May 12, 2015

A Gigantic Missed Opportunity?

Patrick Marren
Partner

This week may mark the passing of a great national opportunity for the United States.

"It's Not Just Greece, China's Retreat Threatens European Bonds," thunders Bloomberg.

And it's not just China and Greece. "Brexit joins Grexit and bond turmoil to increase investor jitters over Europe," proclaims the Australian Financial Review.

And it's not just Europe and Britain and Greece and China, it's America too: "Bond yields spike, market looks for capitulation," says CNBC.

US bond yields finally seem (possibly) to be headed northward after seven years of historically minute interest rate levels. The quantitative easing actions of the Fed and the worldwide perception of the United States as a haven in a stormy global economic and political picture, among other influences, kept rates low for a very long time. But all things must change, and one day, this state of affairs will as well. That "one day" may be occurring as we speak; or this may just be a false alarm, with distress overseas driving even more money into our Treasuries and holding down interest rates even longer. 

But soon or late, interest rates on U.S. Treasuries will not remain miniscule forever.

Most analysts seem absorbed by the short-term effects of interest rate hikes on stocks and bonds. Being a "futurist," whatever that is, I am more concerned with something else. 

What are U.S. Treasury securities for? We all seem preoccupied by the role they play in what my colleague Robert Avila in 2008 memorably called  "making the mare go," keeping the world economy liquid. It is this role that now dominates discussions of the effects of U.S. government financial policy.

But there is an older purpose for Treasuries, what you might call their "original intent": financing needed expenditures to keep the United States a going concern, politically, militarily, economically. 

Aside from the Obama stimulus of 2009-10, which, though large by historical standards, was judged inadequate in magnitude for its purpose by almost every economist who estimates such things (the economists who opposed the stimulus generally do not believe that any government stimulus can possibly achieve a positive economic outcome), the U.S. federal government has not been allowed by Congress to spend to rebuild its infrastructure, which numerous studies have proclaimed is degrading at an unsustainable rate. The American Society of Civil Engineers (admittedly an interested body) in 2013 gave the infrastructure of the United States a D+ grade. Dams and drinking water and treatment of hazardous waste got Ds. Levees got a D-. Treatment of solid waste led the pack with a B- thanks to recycling and lower volumes. In transportation, aviation got a D (aviation infrastructure received not a cent from the Obama stimulus; think about that next time you are delayed).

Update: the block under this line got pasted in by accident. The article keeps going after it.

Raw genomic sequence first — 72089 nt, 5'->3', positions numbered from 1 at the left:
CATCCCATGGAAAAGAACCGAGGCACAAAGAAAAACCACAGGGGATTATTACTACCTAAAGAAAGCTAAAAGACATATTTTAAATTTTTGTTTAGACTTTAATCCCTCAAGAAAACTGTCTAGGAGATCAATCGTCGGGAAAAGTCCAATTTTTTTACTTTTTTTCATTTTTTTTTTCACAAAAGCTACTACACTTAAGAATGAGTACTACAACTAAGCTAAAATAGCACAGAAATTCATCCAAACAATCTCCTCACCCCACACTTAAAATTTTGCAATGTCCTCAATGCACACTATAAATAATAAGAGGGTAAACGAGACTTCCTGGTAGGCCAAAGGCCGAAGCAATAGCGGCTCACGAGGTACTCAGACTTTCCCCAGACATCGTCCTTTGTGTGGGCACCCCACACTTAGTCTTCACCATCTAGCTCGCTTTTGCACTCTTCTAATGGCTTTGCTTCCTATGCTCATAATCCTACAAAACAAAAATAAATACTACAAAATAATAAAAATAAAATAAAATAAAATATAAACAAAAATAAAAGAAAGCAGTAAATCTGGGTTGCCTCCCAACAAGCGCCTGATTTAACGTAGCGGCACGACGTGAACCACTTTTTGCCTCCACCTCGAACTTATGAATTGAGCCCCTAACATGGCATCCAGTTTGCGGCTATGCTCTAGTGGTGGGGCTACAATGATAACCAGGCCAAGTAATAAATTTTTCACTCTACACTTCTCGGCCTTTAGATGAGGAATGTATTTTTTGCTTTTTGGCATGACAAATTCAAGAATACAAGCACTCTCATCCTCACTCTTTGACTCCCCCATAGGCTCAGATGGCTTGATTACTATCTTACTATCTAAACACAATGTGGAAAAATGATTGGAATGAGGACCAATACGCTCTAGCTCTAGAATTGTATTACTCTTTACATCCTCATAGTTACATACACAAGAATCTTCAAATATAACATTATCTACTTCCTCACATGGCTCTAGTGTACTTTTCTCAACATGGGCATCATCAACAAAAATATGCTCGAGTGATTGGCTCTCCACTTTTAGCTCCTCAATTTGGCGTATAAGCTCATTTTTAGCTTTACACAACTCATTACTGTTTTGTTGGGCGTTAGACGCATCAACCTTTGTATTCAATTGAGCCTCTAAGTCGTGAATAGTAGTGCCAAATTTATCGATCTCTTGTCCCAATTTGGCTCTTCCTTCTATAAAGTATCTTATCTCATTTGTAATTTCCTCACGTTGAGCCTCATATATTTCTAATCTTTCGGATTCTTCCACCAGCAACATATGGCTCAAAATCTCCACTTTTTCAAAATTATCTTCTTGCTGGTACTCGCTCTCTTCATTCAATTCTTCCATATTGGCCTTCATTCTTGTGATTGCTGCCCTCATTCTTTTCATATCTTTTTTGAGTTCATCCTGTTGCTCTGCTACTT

Inland waterways got a D-. Interestingly, inland waterway improvements may be said to be the reason this country exists at all. The Constitutional Convention of 1787 was a followup to a series of meetings on interstate commerce and waterway development called by George Washington as a private citizen in 1785 and 1786 because George wanted to build a canal linking the Potomac River to the Ohio River, where he had a lot of real estate. Now it appears to be less of a priority. So much for "Original Intent of the Founders." 

I could go on, but others have covered this ground, most notably Dr. Rosabeth Moss Kanter in her new book Move: Putting America's Infrastructure Back in the Lead

The point I want to make today is slightly different. It is that infrastructure repair and improvement WILL be done; the only question is WHEN it is done. Airport runways must be resurfaced or air travel stops. Roads have to be repaired or our produce and other products cannot make it to where we are. Bridges must be improved or they will fall down. Air traffic control must be improved or planes will crash. 

So one must ask, when is the correct time to do these projects? And the answer must be: WHEN INTEREST RATES ARE VERY LOW. 

And by that standard, there has never been a better time for us to do infrastructure repair than the past six or seven years. The market has been crying out for the United States to invest in improving its infrastructure. Money from the world over has been begging to be invested in roads, bridges, rail, tunnels, communications, electrical grids, high speed internet, ports, waterways, you name it. 

And because our system of government has more or less ceased to work, these cries have remained unheeded. 

But it gets worse. 

As I said above, we WILL have to spend this money. And we WILL have to borrow that money (because marginal spending WILL be financed) using U.S. Treasuries. But now, thanks to our broken political system, we may have to borrow that money at interest rates several times the magnitude of current ones.